By John Bear
Space Coyotes? Oh My God, Those Are Space Coyotes
On Wednesday, I walked into The Normal Gallery in Barelas to view Scott Williams’ installation With Great Abandon. “Man,” I said with a good deal of exasperation. “That is some weird shit right there.” Williams laughed and said, “That’s the reaction I like.” Scott has placed two space coyotes, yes, space coyotes, in the middle of the gallery. Two stuffed coyote heads have been retrofitted to Williams’ handcrafted astronaut bodies. They’re shaking hands, but eyeing each other suspiciously. I don’t know if there is any way to make stuffed coyote heads eye one another suspiciously or if they do that naturally. Either way, they made my day. Scott said he’s making a statement on the fear people have that humanity won’t survive. He looks at the coyote as a symbol of survival; they flourish even when other species are in decline. Scott is holding out hope for people. Personally, I think we’re doomed, but that’s why Scott is an artist and I’m a writer. You must go see these coyotes. Come between 1 and 4 p.m. on Saturdays and Sundays through Oct. 24, or by appointment. Scott can be reached at 908-5526. The gallery is located at 1514 Fourth Street SW. They have a cat.
photo courtesy of Robert Cochnar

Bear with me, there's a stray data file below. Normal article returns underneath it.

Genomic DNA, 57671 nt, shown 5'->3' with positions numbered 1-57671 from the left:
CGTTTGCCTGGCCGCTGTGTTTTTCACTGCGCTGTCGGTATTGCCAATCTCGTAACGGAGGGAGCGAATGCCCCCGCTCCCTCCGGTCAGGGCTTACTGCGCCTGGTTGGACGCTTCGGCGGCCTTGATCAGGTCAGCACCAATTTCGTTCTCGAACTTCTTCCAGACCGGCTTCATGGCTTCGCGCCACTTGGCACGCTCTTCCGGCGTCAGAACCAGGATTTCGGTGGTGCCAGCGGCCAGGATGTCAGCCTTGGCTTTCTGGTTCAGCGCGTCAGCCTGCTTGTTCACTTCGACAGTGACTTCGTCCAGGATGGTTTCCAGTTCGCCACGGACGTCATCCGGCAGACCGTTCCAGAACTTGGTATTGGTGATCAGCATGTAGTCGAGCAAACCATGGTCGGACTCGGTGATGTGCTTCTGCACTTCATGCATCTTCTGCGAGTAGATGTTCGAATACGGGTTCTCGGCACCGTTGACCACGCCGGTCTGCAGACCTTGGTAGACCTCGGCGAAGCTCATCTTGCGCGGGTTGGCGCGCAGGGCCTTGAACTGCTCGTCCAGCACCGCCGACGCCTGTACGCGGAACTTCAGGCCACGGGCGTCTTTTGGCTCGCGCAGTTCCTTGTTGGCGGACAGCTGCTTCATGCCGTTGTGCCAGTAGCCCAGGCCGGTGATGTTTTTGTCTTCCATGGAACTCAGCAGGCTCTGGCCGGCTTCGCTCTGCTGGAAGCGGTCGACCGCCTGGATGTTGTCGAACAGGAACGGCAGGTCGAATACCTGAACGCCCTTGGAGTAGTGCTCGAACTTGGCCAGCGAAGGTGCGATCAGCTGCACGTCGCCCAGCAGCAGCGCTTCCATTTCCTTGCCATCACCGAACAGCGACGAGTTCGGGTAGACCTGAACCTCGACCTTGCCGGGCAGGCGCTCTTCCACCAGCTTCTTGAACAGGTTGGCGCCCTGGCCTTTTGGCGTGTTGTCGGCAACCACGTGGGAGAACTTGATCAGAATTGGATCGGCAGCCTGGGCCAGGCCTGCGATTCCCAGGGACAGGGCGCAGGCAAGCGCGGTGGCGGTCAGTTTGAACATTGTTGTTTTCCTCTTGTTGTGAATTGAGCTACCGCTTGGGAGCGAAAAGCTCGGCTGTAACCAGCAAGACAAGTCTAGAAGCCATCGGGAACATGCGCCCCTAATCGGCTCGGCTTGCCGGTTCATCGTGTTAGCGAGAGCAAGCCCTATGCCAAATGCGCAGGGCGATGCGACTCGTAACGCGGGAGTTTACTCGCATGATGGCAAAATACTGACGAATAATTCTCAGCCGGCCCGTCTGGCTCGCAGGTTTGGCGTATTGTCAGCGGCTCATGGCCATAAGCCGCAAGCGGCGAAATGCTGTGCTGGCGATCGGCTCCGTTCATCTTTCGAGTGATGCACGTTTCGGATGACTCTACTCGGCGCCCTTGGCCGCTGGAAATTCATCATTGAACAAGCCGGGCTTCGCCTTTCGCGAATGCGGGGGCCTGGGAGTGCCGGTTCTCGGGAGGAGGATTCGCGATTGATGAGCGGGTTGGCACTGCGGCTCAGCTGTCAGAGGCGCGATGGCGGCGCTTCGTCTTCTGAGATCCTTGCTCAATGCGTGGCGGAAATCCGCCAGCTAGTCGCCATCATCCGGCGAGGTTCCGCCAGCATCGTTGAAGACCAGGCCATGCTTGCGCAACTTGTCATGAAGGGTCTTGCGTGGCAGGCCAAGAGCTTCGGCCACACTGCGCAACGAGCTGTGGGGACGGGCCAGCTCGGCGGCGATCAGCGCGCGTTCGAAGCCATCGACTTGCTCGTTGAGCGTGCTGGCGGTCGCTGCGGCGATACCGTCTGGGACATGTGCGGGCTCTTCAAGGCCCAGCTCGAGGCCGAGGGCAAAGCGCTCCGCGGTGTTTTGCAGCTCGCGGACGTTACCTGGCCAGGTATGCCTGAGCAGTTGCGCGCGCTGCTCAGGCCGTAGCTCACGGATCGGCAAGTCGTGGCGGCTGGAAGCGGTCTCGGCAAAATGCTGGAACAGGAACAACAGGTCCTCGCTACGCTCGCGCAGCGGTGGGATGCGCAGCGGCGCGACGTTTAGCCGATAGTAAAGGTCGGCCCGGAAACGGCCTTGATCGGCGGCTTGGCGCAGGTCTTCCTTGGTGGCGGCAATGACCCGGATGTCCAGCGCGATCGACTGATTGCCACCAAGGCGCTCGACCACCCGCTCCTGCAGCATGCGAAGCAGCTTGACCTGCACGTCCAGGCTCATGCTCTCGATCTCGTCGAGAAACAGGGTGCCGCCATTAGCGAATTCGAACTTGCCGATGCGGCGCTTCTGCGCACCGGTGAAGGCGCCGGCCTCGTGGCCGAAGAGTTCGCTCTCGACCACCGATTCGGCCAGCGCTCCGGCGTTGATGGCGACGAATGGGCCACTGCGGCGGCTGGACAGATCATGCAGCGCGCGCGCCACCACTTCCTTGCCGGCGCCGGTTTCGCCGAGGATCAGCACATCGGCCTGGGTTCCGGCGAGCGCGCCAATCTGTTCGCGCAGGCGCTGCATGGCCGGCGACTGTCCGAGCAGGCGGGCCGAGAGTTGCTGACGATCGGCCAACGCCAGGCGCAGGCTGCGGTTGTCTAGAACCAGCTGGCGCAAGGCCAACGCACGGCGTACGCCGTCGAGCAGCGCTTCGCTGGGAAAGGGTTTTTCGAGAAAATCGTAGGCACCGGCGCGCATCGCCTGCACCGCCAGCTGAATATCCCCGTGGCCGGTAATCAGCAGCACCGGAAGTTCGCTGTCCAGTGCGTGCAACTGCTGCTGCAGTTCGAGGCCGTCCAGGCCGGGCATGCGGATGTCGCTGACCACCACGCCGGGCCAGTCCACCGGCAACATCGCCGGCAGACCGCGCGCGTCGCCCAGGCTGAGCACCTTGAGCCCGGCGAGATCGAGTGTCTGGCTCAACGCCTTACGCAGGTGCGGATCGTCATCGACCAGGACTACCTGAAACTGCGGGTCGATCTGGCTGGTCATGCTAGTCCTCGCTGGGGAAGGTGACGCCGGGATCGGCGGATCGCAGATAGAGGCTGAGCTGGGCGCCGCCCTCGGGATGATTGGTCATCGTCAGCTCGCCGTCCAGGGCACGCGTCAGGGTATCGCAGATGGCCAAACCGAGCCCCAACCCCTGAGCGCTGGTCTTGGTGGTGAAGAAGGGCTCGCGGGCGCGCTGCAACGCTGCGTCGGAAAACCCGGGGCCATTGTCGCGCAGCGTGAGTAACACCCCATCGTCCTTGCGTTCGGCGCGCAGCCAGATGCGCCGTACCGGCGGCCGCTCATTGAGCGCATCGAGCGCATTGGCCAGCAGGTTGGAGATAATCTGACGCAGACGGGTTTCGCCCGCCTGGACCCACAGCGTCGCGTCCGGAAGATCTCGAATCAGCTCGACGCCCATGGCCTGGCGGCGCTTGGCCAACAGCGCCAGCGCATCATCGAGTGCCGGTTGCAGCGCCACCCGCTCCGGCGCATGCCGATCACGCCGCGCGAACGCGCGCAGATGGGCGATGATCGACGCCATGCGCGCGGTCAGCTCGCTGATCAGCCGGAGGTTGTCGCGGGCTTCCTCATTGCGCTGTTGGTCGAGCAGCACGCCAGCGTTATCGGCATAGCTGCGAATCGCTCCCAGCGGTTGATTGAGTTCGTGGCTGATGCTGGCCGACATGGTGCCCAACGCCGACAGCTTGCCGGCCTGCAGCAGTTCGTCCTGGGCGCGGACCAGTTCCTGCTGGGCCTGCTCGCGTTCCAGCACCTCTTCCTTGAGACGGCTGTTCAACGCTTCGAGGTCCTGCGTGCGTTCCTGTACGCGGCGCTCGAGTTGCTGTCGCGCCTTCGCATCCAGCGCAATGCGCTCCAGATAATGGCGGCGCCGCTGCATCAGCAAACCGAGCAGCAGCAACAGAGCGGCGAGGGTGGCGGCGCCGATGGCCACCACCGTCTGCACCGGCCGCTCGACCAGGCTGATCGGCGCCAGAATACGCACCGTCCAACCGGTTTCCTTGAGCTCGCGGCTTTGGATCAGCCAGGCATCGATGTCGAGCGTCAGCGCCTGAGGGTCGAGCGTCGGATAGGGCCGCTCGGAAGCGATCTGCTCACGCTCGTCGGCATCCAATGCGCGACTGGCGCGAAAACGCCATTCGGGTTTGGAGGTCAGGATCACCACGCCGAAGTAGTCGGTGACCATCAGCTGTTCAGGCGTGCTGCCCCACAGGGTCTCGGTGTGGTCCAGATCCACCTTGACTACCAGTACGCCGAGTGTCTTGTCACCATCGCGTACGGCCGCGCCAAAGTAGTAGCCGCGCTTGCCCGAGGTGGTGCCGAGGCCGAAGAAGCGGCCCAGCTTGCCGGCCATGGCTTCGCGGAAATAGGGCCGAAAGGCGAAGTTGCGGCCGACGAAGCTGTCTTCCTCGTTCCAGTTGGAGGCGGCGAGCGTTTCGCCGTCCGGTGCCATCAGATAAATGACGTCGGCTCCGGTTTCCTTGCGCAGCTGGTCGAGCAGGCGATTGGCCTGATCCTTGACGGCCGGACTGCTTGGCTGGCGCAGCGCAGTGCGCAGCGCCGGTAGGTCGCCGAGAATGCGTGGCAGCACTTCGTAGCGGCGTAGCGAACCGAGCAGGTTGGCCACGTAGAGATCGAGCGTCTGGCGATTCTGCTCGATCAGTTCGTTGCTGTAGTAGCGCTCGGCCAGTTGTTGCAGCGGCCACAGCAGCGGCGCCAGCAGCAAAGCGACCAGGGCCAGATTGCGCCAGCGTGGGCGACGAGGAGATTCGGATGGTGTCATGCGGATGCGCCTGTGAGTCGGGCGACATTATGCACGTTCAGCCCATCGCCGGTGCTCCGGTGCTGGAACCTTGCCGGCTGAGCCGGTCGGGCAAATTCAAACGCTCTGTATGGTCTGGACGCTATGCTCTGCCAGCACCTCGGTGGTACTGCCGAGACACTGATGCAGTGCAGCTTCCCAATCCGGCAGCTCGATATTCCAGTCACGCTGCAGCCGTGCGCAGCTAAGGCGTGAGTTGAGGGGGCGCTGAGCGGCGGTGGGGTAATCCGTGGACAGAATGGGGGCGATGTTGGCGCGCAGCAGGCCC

I Fall to Pieces (When I Go To Musical Theater)
A Closer Walk with Patsy Cline brings the music of a country master to Rodey Theatre
By Christie Chisholm
A Closer Walk with Patsy Cline is more a concert than a piece of theater. Its nearly two-hour run time (intermission included) consists almost entirely of songs by the titular singer, performed by Laurie Finnegan. This isn’t a bad thing. In fact, it’s very good. A Closer Walk is a well-polished piece suited for a city larger than ours; it will blow the dust off your sense of nostalgia and leave you with a bittersweet glow.
Downtown Books Good; Multinational Fascist Bookstore Chain Bad
A nondescript building houses literary treasures
By John Bear
Independently owned book stores tend to be darker and more cavernous than their chain store counterparts. They are a source for used books rather than new ones, places to dig through stacks, search for that used copy of Martian Time-Slip by Philip K. Dick or hunt for an Edward Bunker crime novel. They lean toward the eccentric titles that can be hard to find outside of the Internet but, unlike their electronic counterpart, don’t rob you of the joy that accompanies scoring a Richard Yates book after scouring the shelves. It’s easy to click on a PayPal button; it’s much harder to embark on a used bookstore rampage. (Those can last for days. Sweat beads form on the temples. The eyes strain.)
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